The long-decommissioned Kepler space telescope discovers a rare planetary system containing seven planets. It is very different from our Earth.
Washington, DC – NASA’s Kepler space telescope has been out of operation since 2018 – but with its help, research is still able to discover previously unknown planets. The latest discovery is that NASA publishedAn amazing discovery: In the Kepler-385 planetary system, seven planets orbit a star that is slightly larger and slightly hotter than our sun.
This discovery was made by researchers who compiled a catalog of all the candidate planets discovered by Kepler during its mission. Science refers to candidate planets as potential planets that have been discovered using telescopes, but whose existence has not yet been confirmed. The new catalog lists nearly 4,400 planet candidates — including more than 700 systems with multiple planets.
NASA discovers a planetary system consisting of seven planets
The Kepler-385 planetary system differs significantly from our solar system: “Each planet bathes more radiant heat from its host star per surface area than any planet in our solar system,” NASA writes. In contrast to our solar system, the planets in the Kepler-385 system all fall within a certain size range: all seven planets are larger than Earth and smaller than Neptune.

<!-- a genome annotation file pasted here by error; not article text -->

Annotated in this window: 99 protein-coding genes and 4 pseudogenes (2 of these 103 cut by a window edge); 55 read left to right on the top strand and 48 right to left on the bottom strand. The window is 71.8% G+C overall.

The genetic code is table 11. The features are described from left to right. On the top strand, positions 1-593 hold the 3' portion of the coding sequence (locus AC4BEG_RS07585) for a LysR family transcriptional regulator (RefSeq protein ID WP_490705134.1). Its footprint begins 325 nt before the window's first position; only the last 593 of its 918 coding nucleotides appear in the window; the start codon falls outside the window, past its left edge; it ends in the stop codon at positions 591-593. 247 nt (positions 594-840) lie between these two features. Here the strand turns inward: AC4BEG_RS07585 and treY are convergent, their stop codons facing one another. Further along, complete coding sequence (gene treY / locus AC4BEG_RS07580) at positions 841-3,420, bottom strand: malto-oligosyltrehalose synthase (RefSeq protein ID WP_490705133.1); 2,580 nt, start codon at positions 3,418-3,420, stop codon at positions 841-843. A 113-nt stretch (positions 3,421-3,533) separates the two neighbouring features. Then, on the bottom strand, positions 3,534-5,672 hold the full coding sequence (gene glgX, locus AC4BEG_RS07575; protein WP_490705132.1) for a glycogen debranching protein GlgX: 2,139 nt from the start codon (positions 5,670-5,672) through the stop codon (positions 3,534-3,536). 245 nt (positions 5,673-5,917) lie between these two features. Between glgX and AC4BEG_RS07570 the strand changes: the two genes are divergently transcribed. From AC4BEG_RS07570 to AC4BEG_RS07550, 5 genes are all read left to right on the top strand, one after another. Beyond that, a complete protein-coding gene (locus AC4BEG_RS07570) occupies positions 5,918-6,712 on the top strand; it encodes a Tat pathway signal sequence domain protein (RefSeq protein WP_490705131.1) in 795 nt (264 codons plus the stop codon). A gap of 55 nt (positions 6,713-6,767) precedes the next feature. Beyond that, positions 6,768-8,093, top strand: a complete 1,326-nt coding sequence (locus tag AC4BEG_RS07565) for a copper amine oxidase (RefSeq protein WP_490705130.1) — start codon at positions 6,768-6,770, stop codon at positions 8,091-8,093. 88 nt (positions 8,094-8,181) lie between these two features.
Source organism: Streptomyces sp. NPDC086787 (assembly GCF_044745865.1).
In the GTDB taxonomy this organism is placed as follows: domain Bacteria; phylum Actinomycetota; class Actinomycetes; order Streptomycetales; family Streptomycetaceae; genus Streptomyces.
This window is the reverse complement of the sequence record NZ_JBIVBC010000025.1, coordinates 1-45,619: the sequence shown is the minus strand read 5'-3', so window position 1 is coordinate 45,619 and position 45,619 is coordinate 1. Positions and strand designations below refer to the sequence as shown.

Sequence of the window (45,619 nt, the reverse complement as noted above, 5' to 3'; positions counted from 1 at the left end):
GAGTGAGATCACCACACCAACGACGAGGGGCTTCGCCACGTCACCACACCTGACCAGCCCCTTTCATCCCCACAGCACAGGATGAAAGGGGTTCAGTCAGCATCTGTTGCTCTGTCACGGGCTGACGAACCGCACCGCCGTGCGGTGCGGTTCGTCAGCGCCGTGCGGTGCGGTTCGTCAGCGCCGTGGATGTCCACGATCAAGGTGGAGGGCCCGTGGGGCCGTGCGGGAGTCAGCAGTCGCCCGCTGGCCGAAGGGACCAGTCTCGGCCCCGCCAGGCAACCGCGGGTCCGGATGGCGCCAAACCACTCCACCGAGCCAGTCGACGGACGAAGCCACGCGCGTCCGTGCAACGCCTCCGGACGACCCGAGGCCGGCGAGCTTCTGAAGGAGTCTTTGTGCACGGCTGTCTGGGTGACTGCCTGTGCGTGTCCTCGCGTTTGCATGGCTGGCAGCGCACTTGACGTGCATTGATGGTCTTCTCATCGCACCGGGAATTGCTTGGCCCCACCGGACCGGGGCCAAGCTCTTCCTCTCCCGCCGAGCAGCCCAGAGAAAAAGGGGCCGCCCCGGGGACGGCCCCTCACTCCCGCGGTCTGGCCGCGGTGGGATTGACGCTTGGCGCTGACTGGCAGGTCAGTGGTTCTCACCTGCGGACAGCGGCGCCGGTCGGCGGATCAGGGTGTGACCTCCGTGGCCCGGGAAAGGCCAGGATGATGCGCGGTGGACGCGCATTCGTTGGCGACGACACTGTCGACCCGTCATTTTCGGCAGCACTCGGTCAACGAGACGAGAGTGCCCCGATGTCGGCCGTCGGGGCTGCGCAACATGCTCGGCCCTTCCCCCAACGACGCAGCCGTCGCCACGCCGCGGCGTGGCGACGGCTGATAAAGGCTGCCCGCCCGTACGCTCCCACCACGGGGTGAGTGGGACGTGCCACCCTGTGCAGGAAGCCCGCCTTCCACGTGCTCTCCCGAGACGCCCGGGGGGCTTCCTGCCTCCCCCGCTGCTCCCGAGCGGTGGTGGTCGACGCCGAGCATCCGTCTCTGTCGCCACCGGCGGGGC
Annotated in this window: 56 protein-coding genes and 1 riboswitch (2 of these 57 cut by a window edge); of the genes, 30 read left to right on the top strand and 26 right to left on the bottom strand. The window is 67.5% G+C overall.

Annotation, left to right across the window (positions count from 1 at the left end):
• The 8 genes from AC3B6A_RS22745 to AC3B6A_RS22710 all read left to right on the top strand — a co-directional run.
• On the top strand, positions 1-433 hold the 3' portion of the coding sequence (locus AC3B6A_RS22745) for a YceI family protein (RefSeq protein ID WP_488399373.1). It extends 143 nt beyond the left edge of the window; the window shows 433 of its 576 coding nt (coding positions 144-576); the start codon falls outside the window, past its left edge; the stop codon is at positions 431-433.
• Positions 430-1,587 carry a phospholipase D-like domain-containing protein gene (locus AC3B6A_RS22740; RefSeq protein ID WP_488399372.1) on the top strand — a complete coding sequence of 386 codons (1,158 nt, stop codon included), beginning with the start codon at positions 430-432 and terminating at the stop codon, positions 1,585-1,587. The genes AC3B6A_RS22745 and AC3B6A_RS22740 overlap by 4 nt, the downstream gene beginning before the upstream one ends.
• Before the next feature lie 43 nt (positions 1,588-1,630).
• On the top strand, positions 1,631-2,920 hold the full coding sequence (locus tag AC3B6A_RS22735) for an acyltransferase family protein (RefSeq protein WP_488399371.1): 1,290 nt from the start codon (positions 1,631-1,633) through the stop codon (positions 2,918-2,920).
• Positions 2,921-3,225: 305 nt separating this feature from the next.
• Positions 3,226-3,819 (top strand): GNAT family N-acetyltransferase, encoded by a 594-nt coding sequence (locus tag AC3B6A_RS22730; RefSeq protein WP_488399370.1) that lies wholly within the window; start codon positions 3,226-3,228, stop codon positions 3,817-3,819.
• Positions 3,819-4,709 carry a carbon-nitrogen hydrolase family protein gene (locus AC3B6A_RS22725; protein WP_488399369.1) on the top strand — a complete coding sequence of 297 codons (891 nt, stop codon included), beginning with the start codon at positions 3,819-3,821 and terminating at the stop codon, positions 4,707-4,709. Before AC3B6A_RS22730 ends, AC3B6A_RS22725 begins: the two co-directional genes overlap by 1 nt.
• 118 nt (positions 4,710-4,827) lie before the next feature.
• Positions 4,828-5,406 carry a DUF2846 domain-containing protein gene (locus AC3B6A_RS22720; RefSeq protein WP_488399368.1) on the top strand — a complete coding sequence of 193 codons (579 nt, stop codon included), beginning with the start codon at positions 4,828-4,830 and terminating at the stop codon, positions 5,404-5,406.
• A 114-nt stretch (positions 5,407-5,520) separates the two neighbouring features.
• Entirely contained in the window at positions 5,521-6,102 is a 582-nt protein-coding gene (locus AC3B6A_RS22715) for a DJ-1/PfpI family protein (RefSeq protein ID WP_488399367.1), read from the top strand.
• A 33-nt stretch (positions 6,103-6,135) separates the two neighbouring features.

Kepler-385 is one of the few known planetary systems with more than six confirmed planets or planet candidates. the The most famous system with seven exoplanets is Trappist-1. About 40 light-years away. In the center of Kepler-385 there is a sun-like star. It is about ten percent larger and five percent hotter than our Sun.
According to NASA, the two innermost planets in the system are slightly larger than Earth. NASA experts suspect that they are rocky planets just like Earth. They may have a subtle vibe. The other five planets are larger, with a radius twice that of Earth, and are said to be enveloped in a thick atmosphere.
The Kepler Space Telescope has discovered more than 3,300 exoplanets
The Kepler space telescope operated from 2009 to 2018, searching for exoplanets – that is, planets outside our solar system – in space. The mission was halted in 2018, but all the data collected by the telescope has not yet been evaluated. This means that discoveries based on Kepler data are continuing. To date, the telescope has discovered more than 3,300 exoplanets, with another 4,400 planet candidates awaiting confirmation. (unpaid bill)
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